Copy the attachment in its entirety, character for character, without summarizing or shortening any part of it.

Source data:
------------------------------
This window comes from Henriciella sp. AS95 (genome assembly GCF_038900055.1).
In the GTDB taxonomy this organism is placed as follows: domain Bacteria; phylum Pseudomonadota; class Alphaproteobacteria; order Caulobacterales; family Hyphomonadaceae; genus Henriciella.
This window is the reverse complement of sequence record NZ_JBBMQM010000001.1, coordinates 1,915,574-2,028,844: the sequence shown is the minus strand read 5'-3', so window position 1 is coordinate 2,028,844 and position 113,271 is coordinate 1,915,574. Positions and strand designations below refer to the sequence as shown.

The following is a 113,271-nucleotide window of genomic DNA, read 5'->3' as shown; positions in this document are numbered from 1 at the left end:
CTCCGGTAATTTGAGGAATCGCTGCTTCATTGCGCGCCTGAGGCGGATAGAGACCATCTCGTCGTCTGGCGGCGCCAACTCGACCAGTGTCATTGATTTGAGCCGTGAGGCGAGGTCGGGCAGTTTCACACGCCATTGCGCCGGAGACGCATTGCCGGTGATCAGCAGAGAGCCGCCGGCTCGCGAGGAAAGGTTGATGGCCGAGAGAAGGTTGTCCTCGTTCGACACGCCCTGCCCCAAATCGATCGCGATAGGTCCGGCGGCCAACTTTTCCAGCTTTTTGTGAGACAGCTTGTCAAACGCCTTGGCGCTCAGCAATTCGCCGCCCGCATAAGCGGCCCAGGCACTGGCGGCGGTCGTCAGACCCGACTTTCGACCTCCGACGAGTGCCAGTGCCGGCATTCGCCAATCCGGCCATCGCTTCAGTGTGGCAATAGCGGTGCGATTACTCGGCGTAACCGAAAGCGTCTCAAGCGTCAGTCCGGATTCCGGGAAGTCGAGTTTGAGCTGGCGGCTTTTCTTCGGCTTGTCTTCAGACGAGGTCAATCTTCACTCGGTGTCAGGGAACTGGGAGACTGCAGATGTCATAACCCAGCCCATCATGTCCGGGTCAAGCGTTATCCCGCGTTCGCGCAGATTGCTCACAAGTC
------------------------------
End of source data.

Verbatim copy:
This window comes from Henriciella sp. AS95 (genome assembly GCF_038900055.1).
In the GTDB taxonomy this organism is placed as follows: domain Bacteria; phylum Pseudomonadota; class Alphaproteobacteria; order Caulobacterales; family Hyphomonadaceae; genus Henriciella.
This window is the reverse complement of sequence record NZ_JBBMQM010000001.1, coordinates 1,915,574-2,028,844: the sequence shown is the minus strand read 5'-3', so window position 1 is coordinate 2,028,844 and position 113,271 is coordinate 1,915,574. Positions and strand designations below refer to the sequence as shown.

The following is a 113,271-nucleotide window of genomic DNA, read 5'->3' as shown; positions in this document are numbered from 1 at the left end:
CTCCGGTAATTTGAGGAATCGCTGCTTCATTGCGCGCCTGAGGCGGATAGAGACCATCTCGTCGTCTGGCGGCGCCAACTCGACCAGTGTCATTGATTTGAGCCGTGAGGCGAGGTCGGGCAGTTTCACACGCCATTGCGCCGGAGACGCATTGCCGGTGATCAGCAGAGAGCCGCCGGCTCGCGAGGAAAGGTTGATGGCCGAGAGAAGGTTGTCCTCGTTCGACACGCCCTGCCCCAAATCGATCGCGATAGGTCCGGCGGCCAACTTTTCCAGCTTTTTGTGAGACAGCTTGTCAAACGCCTTGGCGCTCAGCAATTCGCCGCCCGCATAAGCGGCCCAGGCACTGGCGGCGGTCGTCAGACCCGACTTTCGACCTCCGACGAGTGCCAGTGCCGGCATTCGCCAATCCGGCCATCGCTTCAGTGTGGCAATAGCGGTGCGATTACTCGGCGTAACCGAAAGCGTCTCAAGCGTCAGTCCGGATTCCGGGAAGTCGAGTTTGAGCTGGCGGCTTTTCTTCGGCTTGTCTTCAGACGAGGTCAATCTTCACTCGGTGTCAGGGAACTGGGAGACTGCAGATGTCATAACCCAGCCCATCATGTCCGGGTCAAGCGTTATCCCGCGTTCGCGCAGATTGCTCACAAGTC